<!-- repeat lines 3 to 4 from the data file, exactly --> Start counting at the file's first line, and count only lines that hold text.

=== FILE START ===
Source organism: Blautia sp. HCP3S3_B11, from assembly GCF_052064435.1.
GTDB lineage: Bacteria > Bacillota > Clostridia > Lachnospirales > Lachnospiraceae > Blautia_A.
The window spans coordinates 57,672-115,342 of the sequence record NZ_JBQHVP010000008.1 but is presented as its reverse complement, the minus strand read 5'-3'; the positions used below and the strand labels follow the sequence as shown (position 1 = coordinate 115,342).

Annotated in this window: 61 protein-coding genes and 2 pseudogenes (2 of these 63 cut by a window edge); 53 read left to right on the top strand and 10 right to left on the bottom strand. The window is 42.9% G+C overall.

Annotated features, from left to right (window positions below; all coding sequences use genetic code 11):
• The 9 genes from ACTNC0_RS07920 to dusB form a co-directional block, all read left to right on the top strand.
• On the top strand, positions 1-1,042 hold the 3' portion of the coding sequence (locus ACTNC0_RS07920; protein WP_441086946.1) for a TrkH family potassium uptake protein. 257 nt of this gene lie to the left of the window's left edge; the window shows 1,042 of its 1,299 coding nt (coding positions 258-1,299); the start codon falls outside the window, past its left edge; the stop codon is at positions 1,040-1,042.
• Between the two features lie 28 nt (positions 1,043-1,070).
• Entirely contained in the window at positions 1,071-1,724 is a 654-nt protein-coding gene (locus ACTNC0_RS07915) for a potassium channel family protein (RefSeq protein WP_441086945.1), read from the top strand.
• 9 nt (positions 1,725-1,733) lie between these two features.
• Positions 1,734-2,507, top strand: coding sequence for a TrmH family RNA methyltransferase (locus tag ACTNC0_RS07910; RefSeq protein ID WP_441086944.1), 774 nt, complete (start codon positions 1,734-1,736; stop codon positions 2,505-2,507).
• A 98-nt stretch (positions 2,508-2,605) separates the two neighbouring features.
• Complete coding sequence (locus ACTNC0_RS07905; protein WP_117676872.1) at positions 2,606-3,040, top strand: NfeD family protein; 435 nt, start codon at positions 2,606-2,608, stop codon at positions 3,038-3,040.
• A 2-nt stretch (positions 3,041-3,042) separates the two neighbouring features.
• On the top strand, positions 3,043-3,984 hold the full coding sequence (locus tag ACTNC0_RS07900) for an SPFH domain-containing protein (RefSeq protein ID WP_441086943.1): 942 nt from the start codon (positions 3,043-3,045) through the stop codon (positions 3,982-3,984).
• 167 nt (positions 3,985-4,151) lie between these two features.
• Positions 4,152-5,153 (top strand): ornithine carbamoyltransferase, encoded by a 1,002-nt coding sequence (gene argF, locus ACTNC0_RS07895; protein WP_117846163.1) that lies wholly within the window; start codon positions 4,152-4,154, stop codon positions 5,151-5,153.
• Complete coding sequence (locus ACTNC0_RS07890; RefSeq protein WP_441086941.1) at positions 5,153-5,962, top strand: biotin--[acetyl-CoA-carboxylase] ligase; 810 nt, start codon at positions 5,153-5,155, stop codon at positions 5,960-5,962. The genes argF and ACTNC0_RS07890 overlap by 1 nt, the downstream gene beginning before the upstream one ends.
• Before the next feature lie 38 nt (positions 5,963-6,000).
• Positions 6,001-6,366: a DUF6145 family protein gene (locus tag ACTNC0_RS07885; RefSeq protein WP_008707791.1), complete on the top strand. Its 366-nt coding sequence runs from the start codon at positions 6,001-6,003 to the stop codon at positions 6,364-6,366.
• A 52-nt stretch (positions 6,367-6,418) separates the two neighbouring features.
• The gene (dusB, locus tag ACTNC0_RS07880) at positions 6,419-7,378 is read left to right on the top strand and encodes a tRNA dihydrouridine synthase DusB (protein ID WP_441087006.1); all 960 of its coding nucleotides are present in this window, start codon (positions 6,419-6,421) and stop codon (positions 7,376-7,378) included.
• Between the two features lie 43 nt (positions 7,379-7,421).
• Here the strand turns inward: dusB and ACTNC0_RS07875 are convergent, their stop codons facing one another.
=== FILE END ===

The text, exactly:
The window spans coordinates 57,672-115,342 of the sequence record NZ_JBQHVP010000008.1 but is presented as its reverse complement, the minus strand read 5'-3'; the positions used below and the strand labels follow the sequence as shown (position 1 = coordinate 115,342).

Annotated in this window: 61 protein-coding genes and 2 pseudogenes (2 of these 63 cut by a window edge); 53 read left to right on the top strand and 10 right to left on the bottom strand. The window is 42.9% G+C overall.